It’s a short but strenuous hike through a rugged coastal forest of towering trees. You hear the crashing waves echo off the cliffside hundreds of feet below as you step over exposed tree roots and find your way to the clearing. And there it stands before you: the mysterious Octopus Tree – its massive limbs growing like tentacles from the tree’s base.
A plaque placed by the Friends of Cape Meares Lighthouse marks this culturally significant site, and a wooden fence surrounds the 50-foot base of the tree to deter tree climbers.
It’s anyone’s guess how this giant Sitka spruce got its unusual shape. Urban legend and local historians believe it was a sacred tree set forth by the area’s original inhabitants. The story goes that these coastal Native American tribes would hand pick special trees to serve as a ceremonial site. The branches were likely forced into a horizontal position while they were still young and flexible, and then once they were ready each was released to grow vertically like 100-foot tentacles slithering away from the body of an inverted Octopus.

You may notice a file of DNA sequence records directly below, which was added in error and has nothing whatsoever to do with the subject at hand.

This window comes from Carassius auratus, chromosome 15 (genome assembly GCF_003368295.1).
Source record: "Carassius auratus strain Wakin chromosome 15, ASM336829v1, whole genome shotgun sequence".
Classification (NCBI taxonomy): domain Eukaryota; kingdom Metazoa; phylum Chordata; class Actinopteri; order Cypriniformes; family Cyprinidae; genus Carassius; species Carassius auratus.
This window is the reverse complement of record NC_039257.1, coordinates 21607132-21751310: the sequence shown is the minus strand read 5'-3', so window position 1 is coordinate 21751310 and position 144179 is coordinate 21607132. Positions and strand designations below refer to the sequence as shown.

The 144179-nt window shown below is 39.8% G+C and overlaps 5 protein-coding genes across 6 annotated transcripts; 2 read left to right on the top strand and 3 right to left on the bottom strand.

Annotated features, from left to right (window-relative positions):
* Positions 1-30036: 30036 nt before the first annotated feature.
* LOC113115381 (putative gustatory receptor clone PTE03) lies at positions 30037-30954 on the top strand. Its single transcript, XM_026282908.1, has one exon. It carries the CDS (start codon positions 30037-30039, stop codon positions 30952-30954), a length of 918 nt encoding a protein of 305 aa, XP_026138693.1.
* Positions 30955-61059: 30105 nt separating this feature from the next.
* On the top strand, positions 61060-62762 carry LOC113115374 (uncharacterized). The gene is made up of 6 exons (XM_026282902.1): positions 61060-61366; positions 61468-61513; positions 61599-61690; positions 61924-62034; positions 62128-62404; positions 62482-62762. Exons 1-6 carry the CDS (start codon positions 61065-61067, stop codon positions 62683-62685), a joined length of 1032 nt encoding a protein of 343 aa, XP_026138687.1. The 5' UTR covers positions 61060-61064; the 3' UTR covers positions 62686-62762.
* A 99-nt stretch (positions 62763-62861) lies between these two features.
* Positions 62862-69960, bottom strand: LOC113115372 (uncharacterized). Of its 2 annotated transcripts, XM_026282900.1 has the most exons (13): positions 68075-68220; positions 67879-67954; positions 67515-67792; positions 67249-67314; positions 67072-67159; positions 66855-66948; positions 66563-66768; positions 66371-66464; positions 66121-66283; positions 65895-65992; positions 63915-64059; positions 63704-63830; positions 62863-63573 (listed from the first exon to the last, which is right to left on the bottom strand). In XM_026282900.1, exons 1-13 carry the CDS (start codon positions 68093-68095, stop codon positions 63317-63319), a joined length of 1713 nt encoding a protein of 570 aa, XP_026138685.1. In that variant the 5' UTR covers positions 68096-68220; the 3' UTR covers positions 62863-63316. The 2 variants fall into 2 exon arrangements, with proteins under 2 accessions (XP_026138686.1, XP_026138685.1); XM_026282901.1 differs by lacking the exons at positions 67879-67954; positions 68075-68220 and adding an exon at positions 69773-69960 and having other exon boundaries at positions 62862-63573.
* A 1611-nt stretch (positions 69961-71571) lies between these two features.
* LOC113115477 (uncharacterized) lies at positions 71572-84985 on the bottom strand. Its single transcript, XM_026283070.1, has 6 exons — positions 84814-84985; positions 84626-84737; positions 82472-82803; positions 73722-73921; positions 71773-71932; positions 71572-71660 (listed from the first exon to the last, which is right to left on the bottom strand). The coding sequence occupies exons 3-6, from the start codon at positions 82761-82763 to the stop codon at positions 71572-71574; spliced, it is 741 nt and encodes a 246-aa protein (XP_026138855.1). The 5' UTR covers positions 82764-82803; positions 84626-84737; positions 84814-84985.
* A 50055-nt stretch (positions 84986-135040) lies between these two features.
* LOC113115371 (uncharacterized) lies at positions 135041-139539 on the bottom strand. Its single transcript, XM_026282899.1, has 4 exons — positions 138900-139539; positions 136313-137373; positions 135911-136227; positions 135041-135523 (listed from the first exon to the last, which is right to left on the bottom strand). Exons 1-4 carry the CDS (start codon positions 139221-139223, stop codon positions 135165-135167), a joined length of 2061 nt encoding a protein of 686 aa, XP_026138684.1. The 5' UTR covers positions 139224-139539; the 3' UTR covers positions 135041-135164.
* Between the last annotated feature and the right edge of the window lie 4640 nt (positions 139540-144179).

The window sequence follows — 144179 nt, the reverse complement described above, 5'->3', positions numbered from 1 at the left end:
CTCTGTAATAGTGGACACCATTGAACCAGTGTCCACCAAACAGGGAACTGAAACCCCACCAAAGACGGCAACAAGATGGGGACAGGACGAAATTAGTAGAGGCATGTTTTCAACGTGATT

While determining the age of the tree would require cutting it down, it’s estimated to be anywhere from 250-300 years old. Some historians say these types of ceremonial trees were used to hold objects such as canoes – or even corpses – for ritualistic purposes.
However the tree came to get its unusual candelabra shape, it is a sight to behold from every angle. If you’re in the area, it is well worth a stop to see this modern wonder that was likely once a revered place for tribal elders to gather and perform ceremonies.
And don’t forget to stop by the scenic viewpoint a few hundred feet from the tree, where you can often spot whales from high above the surf. It’s no wonder that Native American Tribes picked this majestic spot to serve as a sacred ceremonial location.